New research from the University of Wisconsin-Madison aims to tackle part of the growing recycling crisis by engineering a method that breaks down multilayer polymers. Multilayer plastic materials are commonly used in food and medical supply packaging because the layering process produces heat resistance and moisture control properties. Yet the materials are a nightmare for recycling purposes and subsequently much of the 100 million tons of multilayer thermoplastics produced globally annually end up in landfills or incinerators.
The UW-Madison engineers have thus designed a method called Solvent-Targeted Recovery and Precipitation (STRAP) processing, which makes it possible to reclaim multilayer polymers by using specific solvents. Their design was published this week in the journal Science Advances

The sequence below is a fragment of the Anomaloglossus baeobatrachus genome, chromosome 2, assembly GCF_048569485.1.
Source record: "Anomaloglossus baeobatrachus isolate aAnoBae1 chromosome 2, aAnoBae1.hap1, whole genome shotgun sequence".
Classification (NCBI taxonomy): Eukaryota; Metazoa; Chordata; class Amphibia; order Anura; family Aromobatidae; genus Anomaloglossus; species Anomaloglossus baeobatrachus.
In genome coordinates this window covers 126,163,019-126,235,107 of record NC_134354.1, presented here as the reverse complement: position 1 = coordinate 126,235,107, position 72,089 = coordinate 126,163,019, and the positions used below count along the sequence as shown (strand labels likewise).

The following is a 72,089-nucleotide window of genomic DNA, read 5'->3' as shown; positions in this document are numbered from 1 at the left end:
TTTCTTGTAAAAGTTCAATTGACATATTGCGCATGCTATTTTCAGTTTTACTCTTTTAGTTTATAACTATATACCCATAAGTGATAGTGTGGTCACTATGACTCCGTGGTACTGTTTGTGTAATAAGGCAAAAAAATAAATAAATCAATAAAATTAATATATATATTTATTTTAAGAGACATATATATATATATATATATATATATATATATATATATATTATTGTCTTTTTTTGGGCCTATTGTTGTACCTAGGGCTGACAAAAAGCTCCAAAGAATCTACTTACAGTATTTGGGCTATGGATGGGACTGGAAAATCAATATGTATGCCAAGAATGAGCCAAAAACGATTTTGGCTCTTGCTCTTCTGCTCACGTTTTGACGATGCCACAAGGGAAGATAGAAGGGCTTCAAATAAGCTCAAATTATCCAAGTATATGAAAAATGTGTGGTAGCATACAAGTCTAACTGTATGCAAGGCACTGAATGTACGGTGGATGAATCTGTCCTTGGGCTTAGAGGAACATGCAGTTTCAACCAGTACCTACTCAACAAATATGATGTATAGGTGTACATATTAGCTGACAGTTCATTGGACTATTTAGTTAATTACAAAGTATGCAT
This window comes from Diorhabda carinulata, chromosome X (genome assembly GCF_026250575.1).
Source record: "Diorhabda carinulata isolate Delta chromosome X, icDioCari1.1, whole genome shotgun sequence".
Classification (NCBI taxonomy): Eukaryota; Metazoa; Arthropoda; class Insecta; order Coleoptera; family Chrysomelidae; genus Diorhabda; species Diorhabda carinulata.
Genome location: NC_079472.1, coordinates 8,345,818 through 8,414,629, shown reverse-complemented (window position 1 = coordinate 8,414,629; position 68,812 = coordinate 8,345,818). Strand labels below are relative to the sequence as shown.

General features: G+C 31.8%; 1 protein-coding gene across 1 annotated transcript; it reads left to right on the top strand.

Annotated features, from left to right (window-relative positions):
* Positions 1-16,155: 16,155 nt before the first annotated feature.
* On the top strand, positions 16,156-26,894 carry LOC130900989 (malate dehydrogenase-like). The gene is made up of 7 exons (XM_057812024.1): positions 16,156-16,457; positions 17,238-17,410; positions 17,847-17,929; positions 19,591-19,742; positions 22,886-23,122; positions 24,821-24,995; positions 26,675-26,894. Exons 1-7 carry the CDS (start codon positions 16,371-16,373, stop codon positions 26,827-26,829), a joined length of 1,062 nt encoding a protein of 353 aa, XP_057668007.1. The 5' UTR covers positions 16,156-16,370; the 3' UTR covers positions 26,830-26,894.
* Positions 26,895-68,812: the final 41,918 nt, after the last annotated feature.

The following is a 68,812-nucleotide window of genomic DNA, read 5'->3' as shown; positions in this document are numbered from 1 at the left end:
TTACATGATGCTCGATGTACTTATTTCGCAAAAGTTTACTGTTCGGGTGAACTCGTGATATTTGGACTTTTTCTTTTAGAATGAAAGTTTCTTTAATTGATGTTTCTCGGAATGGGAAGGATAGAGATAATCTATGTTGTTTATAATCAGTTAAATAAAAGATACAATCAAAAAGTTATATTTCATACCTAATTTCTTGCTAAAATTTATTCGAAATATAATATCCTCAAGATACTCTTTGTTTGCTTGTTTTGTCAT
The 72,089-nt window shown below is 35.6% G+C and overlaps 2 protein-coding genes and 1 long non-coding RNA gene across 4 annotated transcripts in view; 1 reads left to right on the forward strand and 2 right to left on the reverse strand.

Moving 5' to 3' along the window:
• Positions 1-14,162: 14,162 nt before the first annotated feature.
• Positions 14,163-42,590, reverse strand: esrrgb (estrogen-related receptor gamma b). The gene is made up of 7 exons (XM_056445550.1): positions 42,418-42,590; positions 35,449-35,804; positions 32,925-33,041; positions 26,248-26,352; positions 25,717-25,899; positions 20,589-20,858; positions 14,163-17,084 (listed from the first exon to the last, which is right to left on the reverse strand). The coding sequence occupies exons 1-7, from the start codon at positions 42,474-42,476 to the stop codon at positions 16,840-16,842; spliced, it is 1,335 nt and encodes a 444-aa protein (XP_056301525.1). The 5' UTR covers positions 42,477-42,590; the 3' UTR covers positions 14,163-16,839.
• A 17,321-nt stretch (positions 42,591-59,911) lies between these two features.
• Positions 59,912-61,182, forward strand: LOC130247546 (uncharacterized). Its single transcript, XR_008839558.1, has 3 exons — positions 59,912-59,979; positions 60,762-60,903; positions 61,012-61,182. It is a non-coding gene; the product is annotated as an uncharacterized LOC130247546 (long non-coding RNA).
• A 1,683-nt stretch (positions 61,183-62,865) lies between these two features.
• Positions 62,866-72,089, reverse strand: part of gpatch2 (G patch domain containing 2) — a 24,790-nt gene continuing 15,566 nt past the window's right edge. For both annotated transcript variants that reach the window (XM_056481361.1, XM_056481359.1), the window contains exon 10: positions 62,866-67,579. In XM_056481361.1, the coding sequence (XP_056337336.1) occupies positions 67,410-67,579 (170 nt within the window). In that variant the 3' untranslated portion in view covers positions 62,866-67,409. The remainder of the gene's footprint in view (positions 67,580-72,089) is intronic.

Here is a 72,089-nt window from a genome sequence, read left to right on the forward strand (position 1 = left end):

Led by UW-Madison professors George Huber and Reid Van Lehn, the research team designed STRAP with the thermodynamic principles of polymer solubility in mind. Using different solvent washes, they successfully showed that STRAP is capable of separating the polyethylene, ethylene vinyl alcohol, and polyethylene terephthalate polymers in a commercial plastic.
Now demonstrated, the STRAP processing method needs to go through rigorous testing to see if it is capable of being useful on a larger scale. "We've demonstrated this with one multilayer plastic," comments Huber. "We need to try other multilayer plastics and we need to scale this technology."
The goal is to reuse the polymers recovered from the STRAP process to improve recycling systems worldwide. "This allows us to tackle these much more complex systems, which is necessary if you're actually going to make a dent in the recycling world," says Van Lehn. Additionally, the researchers say they intend to analyze the environmental impact of the solvents that STRAP processing uses in order to greenify the efficacy, cost, and environmental impact of different solvents.
The team intends to continue their investigations on the potential of STRAP processing on chemical pathways for recovering and recycling polymers.